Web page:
Me ex ran up a $2000 debt in unpaid tolls under my name. After he refused to pay it, I've since had to pay it to remove it from collections and not ruin my credit. I have sufficient evidence to prove he, not I, am responsible for the toll debt. Currently I am in the process of taking him to small claims court to recoup my losses. I had to pay the debt with my credit card so my question is, how do I ask for the judgement amount plus the interest accruing if I don't have that exact amount yet? The credit card has a 21% interest rate on balances, but also, if I don't pay off the balance immediately and only pay the minimum payment, even more interest will accrue. How do I ask for all of this on the paperwork without seeming frivoulous?
I would work together with a Consumer Protection firm to review all the facts of your particular case, as well as the best steps for proceeding with the lawsuit, or if you even can based on where your case is right now. They can walk you through how to get all the information you need to present to the Court.
This post is not intended to create an attorney-client relationship, nor should the information contained therein be considered as legal advice. Each case is unique, and posters should seek independent counsel to handle their legal problems. This post is merely intended to be educational in nature. I am not your attorney, nor do I agree to appear in court for you by posting this information.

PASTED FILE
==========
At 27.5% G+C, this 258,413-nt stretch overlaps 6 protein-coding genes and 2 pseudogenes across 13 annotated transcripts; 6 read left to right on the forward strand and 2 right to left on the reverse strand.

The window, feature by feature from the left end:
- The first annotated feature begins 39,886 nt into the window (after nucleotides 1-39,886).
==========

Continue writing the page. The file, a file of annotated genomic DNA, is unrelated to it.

A judge would recognize it's not frivolous. It's why we have interest rates is based on the idea that money held by someone can be used to profit.
For a small claims court complaint, you can state the principal amount ($2,000.00) as one remedy sought; and another would be the interest rate of 21% associated with the credit card used to pay the principal. You do not have to state the specific amount at the time of the complaint, but you need to state it so your ex will be on notice of that damage when he is served. You can figure the amount as of the date the judge has a hearing on damages if the case gets that far...just be sure to bring all the payments made, credit card statements, etc.
This answer provides general advice and should not be understood as to create an attorney-client relationship between the questioner and the responding attorney.
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